Delray Beach filed a federal lawsuit Thursday against some of the largest drug-makers and distributors in the country, holding them responsible, in part, for an opioid epidemic that has cost local taxpayers millions of dollars.
The city spent about $3 million responding to more than 700 opioid calls last year alone, the lawsuit claims. Every overdose costs the city about $2,000 in manpower and lifesaving material.
Delray also took a financial hit hiring mental health workers, paying employees overtime, buying and repairing equipment for first responders and equipping responders with an expensive but necessary supply of the overdose antidote drug naloxone.
“Cities, like ours, face immeasurable human tragedies and escalating, multi-million dollar fiscal impacts due, in part, to the negligence and fraud of opioid manufacturers and distributors who reaped billions while knowingly, if not intentionally, spawning the current and next generation of opioid addicts,” Mayor Cary Glickstein said in a statement.
Delray Beach is suing for costs, losses and damages for injuries sustained by the city.
The lawsuit targets some of the largest drug-makers and distributors in the country, including McKesson, AmerisourceBergen and Cardinal Health — among the top 15 companies in the Fortune 500.
The lawsuit also names as defendants Purdue Pharma, Cephalon, Teva Pharmaceuticals, Endo International, Janssen Pharmaceuticals, Insys and Mallinckrodt.
Drug manufacturers “engaged in a concerted, coordinated strategy” to shift the way doctors and patients think about pain management in order to maximize profits and bolster a multi-billion dollar industry, the lawsuit reads.
The lawsuit claims these manufacturers borrowed from “the tobacco industry’s playbook” by using disingenuous marketing. The lawsuit itself seems to borrow from the Big Tobacco era, when government entities, Florida included, successfully sued tobacco companies for falsely marketing their products leading to widespread illness.
“We look forward to our day in court to redress the financial damages our taxpayers have been forced to shoulder,” Glickstein said.
These drug-manufacturers paid hundreds of thousands of dollars to Delray Beach physicians to market oxycodone, a highly addictive generic painkiller and the nation’s best-selling drug, the lawsuit states.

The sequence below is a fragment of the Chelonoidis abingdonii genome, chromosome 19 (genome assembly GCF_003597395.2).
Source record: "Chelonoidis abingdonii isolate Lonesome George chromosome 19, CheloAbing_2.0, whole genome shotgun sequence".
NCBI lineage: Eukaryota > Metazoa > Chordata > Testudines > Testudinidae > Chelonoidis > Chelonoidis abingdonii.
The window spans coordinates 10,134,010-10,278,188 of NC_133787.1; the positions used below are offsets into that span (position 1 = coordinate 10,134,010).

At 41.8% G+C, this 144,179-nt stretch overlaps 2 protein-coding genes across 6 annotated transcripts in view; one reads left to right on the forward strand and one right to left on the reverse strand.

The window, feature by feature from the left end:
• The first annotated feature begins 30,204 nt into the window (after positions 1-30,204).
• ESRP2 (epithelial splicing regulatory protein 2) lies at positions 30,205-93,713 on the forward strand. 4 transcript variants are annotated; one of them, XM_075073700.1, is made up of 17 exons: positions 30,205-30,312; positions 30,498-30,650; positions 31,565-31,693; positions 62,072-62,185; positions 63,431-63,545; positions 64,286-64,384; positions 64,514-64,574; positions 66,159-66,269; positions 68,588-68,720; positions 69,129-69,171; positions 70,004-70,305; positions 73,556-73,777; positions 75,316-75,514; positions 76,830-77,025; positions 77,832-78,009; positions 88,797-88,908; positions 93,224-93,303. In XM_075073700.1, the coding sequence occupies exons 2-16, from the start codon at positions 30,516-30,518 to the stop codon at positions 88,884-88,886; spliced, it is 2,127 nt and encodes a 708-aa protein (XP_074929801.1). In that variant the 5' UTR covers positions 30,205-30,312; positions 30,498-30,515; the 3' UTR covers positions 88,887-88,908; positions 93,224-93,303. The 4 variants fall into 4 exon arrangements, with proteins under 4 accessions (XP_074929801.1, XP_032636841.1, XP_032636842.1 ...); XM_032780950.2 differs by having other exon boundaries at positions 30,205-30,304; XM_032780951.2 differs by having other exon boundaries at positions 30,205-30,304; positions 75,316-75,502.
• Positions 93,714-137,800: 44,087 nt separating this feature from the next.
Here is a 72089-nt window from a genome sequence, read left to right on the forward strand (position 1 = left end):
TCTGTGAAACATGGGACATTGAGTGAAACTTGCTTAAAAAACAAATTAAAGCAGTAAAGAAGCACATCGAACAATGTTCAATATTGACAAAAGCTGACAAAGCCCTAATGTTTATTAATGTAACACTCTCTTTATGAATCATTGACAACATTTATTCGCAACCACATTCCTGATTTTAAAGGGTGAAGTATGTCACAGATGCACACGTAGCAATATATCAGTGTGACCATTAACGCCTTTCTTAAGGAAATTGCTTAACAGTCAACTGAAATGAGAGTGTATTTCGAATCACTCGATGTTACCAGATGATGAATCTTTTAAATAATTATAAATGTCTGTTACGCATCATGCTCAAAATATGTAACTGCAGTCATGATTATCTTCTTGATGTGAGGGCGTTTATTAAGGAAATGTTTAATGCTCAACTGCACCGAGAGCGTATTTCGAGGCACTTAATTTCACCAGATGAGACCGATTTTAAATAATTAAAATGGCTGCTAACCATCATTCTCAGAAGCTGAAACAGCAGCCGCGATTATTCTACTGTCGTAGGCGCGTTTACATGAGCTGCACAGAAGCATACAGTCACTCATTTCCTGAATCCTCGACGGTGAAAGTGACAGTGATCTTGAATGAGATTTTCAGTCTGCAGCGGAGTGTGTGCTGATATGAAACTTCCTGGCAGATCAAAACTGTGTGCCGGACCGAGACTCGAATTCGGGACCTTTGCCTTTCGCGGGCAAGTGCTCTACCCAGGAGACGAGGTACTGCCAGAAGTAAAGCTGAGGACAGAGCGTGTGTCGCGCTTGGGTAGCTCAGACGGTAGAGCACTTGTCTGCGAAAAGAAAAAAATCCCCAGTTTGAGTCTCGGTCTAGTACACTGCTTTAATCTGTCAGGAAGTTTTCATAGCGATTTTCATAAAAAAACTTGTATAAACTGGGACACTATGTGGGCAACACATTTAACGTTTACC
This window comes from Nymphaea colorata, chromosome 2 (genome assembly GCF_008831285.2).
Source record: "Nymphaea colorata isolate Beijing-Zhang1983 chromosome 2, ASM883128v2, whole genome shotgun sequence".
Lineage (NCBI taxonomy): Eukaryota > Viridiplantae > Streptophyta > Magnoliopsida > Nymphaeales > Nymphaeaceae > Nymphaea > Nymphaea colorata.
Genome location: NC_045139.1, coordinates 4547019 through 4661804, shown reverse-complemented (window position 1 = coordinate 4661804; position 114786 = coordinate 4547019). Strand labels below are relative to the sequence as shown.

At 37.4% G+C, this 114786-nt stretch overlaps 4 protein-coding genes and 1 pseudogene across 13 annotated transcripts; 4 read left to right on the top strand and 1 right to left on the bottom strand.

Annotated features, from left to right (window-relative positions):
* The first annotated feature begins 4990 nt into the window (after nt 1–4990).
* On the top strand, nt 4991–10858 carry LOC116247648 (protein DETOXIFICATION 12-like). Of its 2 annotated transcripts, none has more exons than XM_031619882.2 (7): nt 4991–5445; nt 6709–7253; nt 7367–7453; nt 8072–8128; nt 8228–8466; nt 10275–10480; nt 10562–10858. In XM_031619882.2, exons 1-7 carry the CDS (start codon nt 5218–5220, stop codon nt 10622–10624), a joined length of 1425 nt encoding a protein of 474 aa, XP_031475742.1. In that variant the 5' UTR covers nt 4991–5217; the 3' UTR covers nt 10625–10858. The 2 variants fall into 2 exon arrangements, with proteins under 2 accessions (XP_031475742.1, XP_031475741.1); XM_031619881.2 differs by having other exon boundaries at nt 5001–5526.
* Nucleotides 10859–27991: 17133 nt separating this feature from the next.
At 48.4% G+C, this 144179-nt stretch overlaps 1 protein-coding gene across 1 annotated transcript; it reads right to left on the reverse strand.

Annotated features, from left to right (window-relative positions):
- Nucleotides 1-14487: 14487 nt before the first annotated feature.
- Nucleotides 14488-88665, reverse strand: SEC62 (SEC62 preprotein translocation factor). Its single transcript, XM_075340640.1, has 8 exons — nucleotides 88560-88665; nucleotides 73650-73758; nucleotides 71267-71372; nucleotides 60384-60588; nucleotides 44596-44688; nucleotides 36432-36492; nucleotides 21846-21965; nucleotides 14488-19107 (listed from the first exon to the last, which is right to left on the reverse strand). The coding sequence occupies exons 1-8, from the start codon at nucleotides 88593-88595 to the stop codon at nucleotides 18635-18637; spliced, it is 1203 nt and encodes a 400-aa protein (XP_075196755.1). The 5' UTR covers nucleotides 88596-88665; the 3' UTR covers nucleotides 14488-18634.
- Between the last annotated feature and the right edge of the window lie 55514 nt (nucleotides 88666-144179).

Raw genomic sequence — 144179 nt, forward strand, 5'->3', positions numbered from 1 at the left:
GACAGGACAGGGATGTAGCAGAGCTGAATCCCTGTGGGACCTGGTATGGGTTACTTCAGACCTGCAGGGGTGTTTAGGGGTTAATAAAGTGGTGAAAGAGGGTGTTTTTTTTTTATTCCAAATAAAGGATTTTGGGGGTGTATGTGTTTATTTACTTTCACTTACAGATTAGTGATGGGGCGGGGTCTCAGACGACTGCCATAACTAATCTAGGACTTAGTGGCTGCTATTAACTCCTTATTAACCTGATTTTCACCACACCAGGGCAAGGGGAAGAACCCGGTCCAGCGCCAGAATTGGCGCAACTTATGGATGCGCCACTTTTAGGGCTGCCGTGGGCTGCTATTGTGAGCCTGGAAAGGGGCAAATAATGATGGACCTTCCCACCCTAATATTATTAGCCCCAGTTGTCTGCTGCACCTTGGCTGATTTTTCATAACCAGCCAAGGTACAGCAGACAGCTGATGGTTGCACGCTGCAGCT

Purdue, for example, paid $23,000 to Delray Beach doctors for speaking gigs, consulting and other services between 2013 and 2016, the complaint reports based on publicly available data. Janssen paid Delray doctors more than $77,000, while Mallinckrodt paid them more than $110,400, according to the lawsuit.
The pharmaceutical companies understated the addictive nature of oxycodone, the lawsuit says.
And Delray Beach, widely known as the recovery capital of the country, has borne the brunt of the ensuing epidemic.
Delray Beach claims these drug-makers violated state’s deceptive and unfair trade practices act; public nuisance, negligence and unjust enrichment laws; and violated the state’s Racketeer Influenced and Corrupt Organizations Act, also known as RICO and patterned after the federal law originally aimed at mobsters so law enforcement can crack down on organized crime groups.
The lawsuit demands a jury trial. It isn’t clear how long the lawsuit will last.
Other cities, such as Chicago, Ill. and Dayton, Oh., have filed similar ongoing lawsuits, but Delray Beach is the first in Florida.
The city is represented by Robbins Geller Rudman & Dowd, a national law group with an office in Boca Raton.
The law firm anticipates other governing bodies will join as plaintiffs.
“Our firm is committed to holding opioid manufacturers and distributors accountable for their fraudulent marketing of opioids, which has fueled the worst drug scourge ever,” said Mark J. Dearman, a partner at Robbins Geller.